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WASHINGTON (Reuters) - A plan to close most polling places in a predominantly black Georgia county ahead of November’s elections is drawing opposition from the state's gubernatorial candidates and voting rights activists, who deem it blatant voter suppression.
The two-member local elections board is expected to vote on Friday on a proposal to shutter seven of nine polling sites in rural Randolph County, located in southwest Georgia, where roughly 60 percent of the 7,800 residents are black.
The board members have said the voting sites violate federal disabilities law because they are not wheelchair accessible.
Both Stacey Abrams, the Democratic nominee who is seeking to become the first female African-American governor in U.S. history, and Republican candidate Brian Kemp, who is white and serves as Georgia's secretary of state, urged county officials to drop the plan.
“Although state law gives localities broad authority in setting precinct boundaries and polling locations, we strongly urged local officials to abandon this effort and focus on preparing for a secure, accessible, and fair election for voters this November,” Kemp said in a statement.
Todd Black, the county’s elections director, did not respond on Monday to calls or an email seeking comment.
Black is white and the other board member is African-American, according to Sean Young, legal director for the American Civil Liberties Union of Georgia, who attended the board’s meeting on Thursday when the closure proposal was discussed.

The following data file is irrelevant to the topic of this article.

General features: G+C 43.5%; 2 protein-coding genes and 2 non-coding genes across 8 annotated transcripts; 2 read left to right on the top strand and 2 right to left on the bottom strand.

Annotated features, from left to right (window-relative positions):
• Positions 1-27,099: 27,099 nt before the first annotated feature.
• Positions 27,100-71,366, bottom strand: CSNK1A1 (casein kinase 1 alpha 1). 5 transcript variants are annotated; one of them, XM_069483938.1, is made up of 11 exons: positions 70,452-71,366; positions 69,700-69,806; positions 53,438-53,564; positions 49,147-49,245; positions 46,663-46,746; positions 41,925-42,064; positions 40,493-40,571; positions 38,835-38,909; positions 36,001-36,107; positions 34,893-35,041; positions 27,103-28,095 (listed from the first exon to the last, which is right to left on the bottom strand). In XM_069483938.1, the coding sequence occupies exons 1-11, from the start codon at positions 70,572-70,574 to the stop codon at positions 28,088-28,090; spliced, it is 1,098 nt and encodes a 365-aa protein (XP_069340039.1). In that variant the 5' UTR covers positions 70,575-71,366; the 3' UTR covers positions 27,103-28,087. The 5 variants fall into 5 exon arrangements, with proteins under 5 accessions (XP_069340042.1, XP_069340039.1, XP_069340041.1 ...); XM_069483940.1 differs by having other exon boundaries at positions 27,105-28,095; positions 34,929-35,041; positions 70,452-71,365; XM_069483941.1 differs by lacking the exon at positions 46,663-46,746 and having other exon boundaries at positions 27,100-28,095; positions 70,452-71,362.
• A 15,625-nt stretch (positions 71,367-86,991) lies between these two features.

Voting rights could become a flashpoint in the governor’s race, as Abrams seeks to turn out more African-American voters in the state’s rural areas, particularly in a series of counties known as the “Black Belt” mostly south of Atlanta.
In the past, she has criticized Kemp as an architect of voter suppression tactics, an accusation he has denied.
“Every Georgian in every county deserves to have their voice represented at the voting booth and in our government,” said Abrams, a former Democratic House minority leader in Georgia’s legislature and founder of the New Georgia Project, a voting rights group.
Kemp has accused that group of voter fraud, which it denied.
The Washington-based Lawyers' Committee for Civil Rights Under Law on Sunday sent a letter to the Randolph County elections board threatening to sue if the closures go ahead.
“We are deeply troubled by this proposal which would impair the ability of African-Americans, particularly in low-income areas, to reach the polls,” Kristen Clarke, president and executive director of the Lawyers’ Committee, said in a telephone interview on Monday.
Clarke said some of the proposed closures are in areas with little or no public transportation, leaving voters miles from voting sites with no realistic way of reaching them.
(Reporting by Tim Reid; Editing by Colleen Jenkins and Bill Trott)